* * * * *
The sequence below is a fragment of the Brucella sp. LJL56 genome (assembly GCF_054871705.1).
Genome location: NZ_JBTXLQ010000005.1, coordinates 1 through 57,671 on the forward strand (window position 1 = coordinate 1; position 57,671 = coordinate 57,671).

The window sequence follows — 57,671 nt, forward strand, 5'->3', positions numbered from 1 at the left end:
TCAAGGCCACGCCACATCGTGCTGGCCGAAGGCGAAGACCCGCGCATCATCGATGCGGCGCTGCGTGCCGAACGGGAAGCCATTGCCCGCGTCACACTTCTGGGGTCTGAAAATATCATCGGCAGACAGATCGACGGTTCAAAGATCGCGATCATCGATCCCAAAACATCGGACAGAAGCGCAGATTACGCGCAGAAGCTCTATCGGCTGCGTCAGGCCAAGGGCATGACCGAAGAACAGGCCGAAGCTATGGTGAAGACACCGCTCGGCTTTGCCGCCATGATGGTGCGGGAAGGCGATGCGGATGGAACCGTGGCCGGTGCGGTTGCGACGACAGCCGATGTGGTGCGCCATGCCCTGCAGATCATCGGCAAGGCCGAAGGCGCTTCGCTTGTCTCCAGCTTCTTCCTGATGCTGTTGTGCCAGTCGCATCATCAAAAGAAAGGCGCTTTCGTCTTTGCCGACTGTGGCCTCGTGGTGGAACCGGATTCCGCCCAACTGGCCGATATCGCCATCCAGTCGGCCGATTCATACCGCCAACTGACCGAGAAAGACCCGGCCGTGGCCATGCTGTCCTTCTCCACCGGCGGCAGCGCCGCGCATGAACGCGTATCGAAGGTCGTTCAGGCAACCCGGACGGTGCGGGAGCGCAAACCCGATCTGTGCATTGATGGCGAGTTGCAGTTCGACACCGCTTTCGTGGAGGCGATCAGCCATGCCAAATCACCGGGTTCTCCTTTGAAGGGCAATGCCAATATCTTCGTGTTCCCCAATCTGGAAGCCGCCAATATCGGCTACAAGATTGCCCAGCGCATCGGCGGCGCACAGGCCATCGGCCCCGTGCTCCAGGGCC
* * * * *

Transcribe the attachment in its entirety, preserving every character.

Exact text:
The sequence below is a fragment of the Brucella sp. LJL56 genome (assembly GCF_054871705.1).
Genome location: NZ_JBTXLQ010000005.1, coordinates 1 through 57,671 on the forward strand (window position 1 = coordinate 1; position 57,671 = coordinate 57,671).

The window sequence follows — 57,671 nt, forward strand, 5'->3', positions numbered from 1 at the left end:
TCAAGGCCACGCCACATCGTGCTGGCCGAAGGCGAAGACCCGCGCATCATCGATGCGGCGCTGCGTGCCGAACGGGAAGCCATTGCCCGCGTCACACTTCTGGGGTCTGAAAATATCATCGGCAGACAGATCGACGGTTCAAAGATCGCGATCATCGATCCCAAAACATCGGACAGAAGCGCAGATTACGCGCAGAAGCTCTATCGGCTGCGTCAGGCCAAGGGCATGACCGAAGAACAGGCCGAAGCTATGGTGAAGACACCGCTCGGCTTTGCCGCCATGATGGTGCGGGAAGGCGATGCGGATGGAACCGTGGCCGGTGCGGTTGCGACGACAGCCGATGTGGTGCGCCATGCCCTGCAGATCATCGGCAAGGCCGAAGGCGCTTCGCTTGTCTCCAGCTTCTTCCTGATGCTGTTGTGCCAGTCGCATCATCAAAAGAAAGGCGCTTTCGTCTTTGCCGACTGTGGCCTCGTGGTGGAACCGGATTCCGCCCAACTGGCCGATATCGCCATCCAGTCGGCCGATTCATACCGCCAACTGACCGAGAAAGACCCGGCCGTGGCCATGCTGTCCTTCTCCACCGGCGGCAGCGCCGCGCATGAACGCGTATCGAAGGTCGTTCAGGCAACCCGGACGGTGCGGGAGCGCAAACCCGATCTGTGCATTGATGGCGAGTTGCAGTTCGACACCGCTTTCGTGGAGGCGATCAGCCATGCCAAATCACCGGGTTCTCCTTTGAAGGGCAATGCCAATATCTTCGTGTTCCCCAATCTGGAAGCCGCCAATATCGGCTACAAGATTGCCCAGCGCATCGGCGGCGCACAGGCCATCGGCCCCGTGCTCCAGGGCC